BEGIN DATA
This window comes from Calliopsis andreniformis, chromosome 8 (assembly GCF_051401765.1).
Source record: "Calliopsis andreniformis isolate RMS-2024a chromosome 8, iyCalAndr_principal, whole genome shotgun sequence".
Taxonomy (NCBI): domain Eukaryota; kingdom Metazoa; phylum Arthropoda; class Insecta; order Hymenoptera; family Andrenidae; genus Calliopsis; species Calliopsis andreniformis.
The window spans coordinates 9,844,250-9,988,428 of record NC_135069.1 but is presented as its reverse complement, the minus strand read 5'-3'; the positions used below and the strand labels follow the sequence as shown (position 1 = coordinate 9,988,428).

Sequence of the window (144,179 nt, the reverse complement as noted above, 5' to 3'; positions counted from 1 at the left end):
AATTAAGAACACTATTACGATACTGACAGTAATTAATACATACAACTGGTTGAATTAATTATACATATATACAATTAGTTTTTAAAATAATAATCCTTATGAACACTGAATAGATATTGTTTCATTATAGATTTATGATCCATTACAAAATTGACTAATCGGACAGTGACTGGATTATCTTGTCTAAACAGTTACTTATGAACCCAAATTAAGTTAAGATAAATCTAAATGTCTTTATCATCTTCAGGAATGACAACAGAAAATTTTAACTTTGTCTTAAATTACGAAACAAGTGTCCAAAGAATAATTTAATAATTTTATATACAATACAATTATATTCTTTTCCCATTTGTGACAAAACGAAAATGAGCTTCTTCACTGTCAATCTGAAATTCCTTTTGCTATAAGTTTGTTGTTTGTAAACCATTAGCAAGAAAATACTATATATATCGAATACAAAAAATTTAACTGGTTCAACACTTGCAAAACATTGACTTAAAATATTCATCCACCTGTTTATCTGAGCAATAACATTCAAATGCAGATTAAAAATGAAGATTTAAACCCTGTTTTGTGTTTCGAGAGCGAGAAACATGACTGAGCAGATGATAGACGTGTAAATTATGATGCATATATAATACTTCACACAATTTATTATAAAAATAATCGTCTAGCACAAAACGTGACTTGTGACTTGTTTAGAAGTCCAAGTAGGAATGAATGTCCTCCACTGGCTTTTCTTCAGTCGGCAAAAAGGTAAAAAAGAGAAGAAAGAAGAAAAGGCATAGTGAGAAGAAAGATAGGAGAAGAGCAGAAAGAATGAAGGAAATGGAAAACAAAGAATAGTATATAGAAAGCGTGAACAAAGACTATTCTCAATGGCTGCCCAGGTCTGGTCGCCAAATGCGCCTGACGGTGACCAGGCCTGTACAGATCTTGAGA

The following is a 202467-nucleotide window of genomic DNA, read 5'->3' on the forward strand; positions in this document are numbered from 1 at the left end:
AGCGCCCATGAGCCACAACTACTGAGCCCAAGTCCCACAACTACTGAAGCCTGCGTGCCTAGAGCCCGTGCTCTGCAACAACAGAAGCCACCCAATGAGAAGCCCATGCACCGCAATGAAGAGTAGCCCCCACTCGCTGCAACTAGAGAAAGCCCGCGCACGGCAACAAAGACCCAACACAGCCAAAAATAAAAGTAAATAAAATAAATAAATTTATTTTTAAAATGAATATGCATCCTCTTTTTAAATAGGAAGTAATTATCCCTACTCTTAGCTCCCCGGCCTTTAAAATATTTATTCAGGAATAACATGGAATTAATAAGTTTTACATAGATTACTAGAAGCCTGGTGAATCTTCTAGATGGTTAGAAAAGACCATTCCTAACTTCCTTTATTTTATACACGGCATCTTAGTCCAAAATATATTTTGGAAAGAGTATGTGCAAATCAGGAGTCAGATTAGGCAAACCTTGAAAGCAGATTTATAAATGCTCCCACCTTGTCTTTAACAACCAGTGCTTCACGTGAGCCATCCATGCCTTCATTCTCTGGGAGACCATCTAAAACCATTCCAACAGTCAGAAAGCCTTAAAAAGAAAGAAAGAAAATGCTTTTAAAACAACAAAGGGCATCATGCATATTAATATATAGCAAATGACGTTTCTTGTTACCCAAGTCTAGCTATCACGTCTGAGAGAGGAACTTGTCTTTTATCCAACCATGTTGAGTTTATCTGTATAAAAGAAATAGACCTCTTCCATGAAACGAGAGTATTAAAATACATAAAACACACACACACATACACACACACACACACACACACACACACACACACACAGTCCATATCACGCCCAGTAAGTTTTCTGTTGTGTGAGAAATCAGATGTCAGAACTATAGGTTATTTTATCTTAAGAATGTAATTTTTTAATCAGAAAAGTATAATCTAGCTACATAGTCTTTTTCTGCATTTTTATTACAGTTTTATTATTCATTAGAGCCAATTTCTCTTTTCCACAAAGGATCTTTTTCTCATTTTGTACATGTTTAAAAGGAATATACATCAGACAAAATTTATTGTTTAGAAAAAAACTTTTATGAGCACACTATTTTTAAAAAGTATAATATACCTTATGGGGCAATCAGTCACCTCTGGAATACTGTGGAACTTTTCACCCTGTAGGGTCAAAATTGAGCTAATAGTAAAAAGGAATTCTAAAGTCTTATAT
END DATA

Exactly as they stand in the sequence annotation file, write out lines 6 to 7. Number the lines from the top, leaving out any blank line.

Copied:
AATTAAGAACACTATTACGATACTGACAGTAATTAATACATACAACTGGTTGAATTAATTATACATATATACAATTAGTTTTTAAAATAATAATCCTTATGAACACTGAATAGATATTGTTTCATTATAGATTTATGATCCATTACAAAATTGACTAATCGGACAGTGACTGGATTATCTTGTCTAAACAGTTACTTATGAACCCAAATTAAGTTAAGATAAATCTAAATGTCTTTATCATCTTCAGGAATGACAACAGAAAATTTTAACTTTGTCTTAAATTACGAAACAAGTGTCCAAAGAATAATTTAATAATTTTATATACAATACAATTATATTCTTTTCCCATTTGTGACAAAACGAAAATGAGCTTCTTCACTGTCAATCTGAAATTCCTTTTGCTATAAGTTTGTTGTTTGTAAACCATTAGCAAGAAAATACTATATATATCGAATACAAAAAATTTAACTGGTTCAACACTTGCAAAACATTGACTTAAAATATTCATCCACCTGTTTATCTGAGCAATAACATTCAAATGCAGATTAAAAATGAAGATTTAAACCCTGTTTTGTGTTTCGAGAGCGAGAAACATGACTGAGCAGATGATAGACGTGTAAATTATGATGCATATATAATACTTCACACAATTTATTATAAAAATAATCGTCTAGCACAAAACGTGACTTGTGACTTGTTTAGAAGTCCAAGTAGGAATGAATGTCCTCCACTGGCTTTTCTTCAGTCGGCAAAAAGGTAAAAAAGAGAAGAAAGAAGAAAAGGCATAGTGAGAAGAAAGATAGGAGAAGAGCAGAAAGAATGAAGGAAATGGAAAACAAAGAATAGTATATAGAAAGCGTGAACAAAGACTATTCTCAATGGCTGCCCAGGTCTGGTCGCCAAATGCGCCTGACGGTGACCAGGCCTGTACAGATCTTGAGA

The following is a 202467-nucleotide window of genomic DNA, read 5'->3' on the forward strand; positions in this document are numbered from 1 at the left end: